HomeIndustry SectorsFinance and PolicyZimbabwe's suppressed demand estimated to be 1,200 MW

Zimbabwe’s suppressed demand estimated to be 1,200 MW

29 March 2012 – The peak demand in Zimbabwe is some 2,200 MW, but the country currently produces only about 1,000 MW. The country also owes about US$85 million for power it has imported, mainly from Cahora Bassa in Mozambique, and this supply is under threat due to non payment. Supply from Cahora Bassa has been reduced to 50 MW due to the payment problem.

Zimbabwe does have plans to increase its power generation capacity, through two projects, these being a 600 MW (two 300 MW unit) extension of the Hwange coal fired power station in Matabeleland in the North province. There are also plans for a 300 MW extension of the Kariba South hydroelectric power station. In addition, talks are reportedly ongoing between Zimbabwe and Zambia on undertaking the 1,600 MW Batoka Gorge hydroelectric project which would be jointly done by the two countries. The latter, however, remains tenuous in terms of commitments.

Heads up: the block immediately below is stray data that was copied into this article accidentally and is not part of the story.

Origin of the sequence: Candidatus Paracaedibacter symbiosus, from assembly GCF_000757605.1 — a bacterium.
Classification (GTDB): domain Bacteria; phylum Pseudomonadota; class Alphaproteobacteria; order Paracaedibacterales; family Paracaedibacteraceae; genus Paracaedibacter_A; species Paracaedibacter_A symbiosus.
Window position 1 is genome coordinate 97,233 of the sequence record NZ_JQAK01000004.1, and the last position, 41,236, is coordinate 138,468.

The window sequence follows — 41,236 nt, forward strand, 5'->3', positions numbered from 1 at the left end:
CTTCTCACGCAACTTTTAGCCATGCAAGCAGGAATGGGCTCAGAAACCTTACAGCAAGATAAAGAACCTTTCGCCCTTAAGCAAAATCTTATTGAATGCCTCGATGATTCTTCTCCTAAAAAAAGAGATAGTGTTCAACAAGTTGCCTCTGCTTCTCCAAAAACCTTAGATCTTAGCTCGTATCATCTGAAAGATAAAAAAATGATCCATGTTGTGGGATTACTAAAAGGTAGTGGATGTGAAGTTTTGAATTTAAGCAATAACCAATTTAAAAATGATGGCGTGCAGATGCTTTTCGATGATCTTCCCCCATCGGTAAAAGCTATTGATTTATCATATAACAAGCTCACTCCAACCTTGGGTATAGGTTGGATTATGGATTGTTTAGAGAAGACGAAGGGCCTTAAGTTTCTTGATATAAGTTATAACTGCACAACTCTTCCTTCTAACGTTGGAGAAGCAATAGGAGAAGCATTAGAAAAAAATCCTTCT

Last year the Zimbabwe Power Company selected Hatch Africa to act as the lead consulting engineer on the Hwange thermal power station expansion project. The first phase of the project kicked off in March 2011, with commissioning targeted for towards the end of 2014. Hatch Africa was also selected as lead consulting engineer to extend the Kariba South hydroelectric power station. The extension of the Kariba South hydroelecrical power station involves the addition of two 150 MW units and will increase that power station’s capacity from 750 MW (6 x 125 MW units) to 1,050 MW.